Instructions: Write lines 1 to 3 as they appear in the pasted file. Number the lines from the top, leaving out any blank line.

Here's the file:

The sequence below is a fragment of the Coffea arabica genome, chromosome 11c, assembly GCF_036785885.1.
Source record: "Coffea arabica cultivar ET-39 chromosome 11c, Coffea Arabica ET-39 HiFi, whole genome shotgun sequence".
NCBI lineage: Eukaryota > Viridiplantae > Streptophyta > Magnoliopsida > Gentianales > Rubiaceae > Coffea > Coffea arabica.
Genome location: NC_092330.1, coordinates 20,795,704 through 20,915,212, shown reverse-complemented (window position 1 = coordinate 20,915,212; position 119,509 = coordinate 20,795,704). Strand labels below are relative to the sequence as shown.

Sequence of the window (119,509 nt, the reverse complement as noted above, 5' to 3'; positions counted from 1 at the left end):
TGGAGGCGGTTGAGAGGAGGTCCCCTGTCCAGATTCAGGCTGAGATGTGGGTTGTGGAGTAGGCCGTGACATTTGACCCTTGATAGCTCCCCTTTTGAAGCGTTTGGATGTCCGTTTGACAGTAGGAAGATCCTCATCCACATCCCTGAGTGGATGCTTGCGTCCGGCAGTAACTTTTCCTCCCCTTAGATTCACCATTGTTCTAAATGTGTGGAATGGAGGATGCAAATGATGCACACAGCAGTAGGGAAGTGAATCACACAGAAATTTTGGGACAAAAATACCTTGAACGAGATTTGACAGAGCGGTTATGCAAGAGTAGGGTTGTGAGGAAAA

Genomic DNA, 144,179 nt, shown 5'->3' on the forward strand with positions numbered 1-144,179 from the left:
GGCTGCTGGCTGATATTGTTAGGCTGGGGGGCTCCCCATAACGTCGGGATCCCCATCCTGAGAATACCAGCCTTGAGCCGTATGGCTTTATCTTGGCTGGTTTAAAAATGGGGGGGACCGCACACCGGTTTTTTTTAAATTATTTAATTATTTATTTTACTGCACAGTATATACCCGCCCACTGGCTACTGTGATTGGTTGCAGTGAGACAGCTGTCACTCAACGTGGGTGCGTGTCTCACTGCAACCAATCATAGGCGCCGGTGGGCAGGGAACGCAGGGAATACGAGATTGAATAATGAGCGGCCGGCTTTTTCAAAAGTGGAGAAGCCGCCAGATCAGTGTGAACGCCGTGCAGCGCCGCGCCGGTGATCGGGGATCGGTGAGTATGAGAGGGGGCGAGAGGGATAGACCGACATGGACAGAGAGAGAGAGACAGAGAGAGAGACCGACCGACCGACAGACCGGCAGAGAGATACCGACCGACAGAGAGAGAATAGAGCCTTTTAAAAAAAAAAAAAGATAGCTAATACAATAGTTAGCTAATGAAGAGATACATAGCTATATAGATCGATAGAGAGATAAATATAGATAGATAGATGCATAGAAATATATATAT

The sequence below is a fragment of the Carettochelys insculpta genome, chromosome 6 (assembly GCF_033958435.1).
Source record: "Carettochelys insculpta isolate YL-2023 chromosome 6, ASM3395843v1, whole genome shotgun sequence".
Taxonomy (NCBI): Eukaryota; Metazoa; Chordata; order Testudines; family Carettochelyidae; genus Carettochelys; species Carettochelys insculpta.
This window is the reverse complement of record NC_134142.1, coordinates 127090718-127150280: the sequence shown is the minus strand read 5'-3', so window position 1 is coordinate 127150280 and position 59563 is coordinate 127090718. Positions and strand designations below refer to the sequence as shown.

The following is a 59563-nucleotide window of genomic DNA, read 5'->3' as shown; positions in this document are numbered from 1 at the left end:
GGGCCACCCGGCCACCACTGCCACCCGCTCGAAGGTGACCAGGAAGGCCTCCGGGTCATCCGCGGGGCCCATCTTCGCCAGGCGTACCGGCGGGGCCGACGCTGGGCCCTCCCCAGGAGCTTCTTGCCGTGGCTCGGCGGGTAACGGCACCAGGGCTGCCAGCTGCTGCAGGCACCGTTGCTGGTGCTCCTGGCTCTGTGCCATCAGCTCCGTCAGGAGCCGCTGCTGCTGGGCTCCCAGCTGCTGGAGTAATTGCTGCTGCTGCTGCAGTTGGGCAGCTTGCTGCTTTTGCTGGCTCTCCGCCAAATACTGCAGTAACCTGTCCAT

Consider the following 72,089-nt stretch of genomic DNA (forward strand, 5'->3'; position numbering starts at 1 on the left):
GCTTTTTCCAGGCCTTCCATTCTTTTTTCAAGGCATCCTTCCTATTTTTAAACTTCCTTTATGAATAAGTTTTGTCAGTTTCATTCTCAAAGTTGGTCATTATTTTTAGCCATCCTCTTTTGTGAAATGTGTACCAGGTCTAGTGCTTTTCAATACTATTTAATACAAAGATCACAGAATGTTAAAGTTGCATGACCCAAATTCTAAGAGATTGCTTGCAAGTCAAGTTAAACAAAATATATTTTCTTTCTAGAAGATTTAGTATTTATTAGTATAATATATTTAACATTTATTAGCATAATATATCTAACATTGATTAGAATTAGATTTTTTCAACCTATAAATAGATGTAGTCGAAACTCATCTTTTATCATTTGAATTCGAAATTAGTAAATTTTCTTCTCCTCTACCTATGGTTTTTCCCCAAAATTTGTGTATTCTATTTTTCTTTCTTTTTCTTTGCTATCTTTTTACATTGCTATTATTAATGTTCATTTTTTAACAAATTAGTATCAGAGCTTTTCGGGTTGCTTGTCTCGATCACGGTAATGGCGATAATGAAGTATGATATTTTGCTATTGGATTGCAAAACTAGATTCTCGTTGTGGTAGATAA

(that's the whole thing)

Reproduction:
The sequence below is a fragment of the Coffea arabica genome, chromosome 11c, assembly GCF_036785885.1.
Source record: "Coffea arabica cultivar ET-39 chromosome 11c, Coffea Arabica ET-39 HiFi, whole genome shotgun sequence".
NCBI lineage: Eukaryota > Viridiplantae > Streptophyta > Magnoliopsida > Gentianales > Rubiaceae > Coffea > Coffea arabica.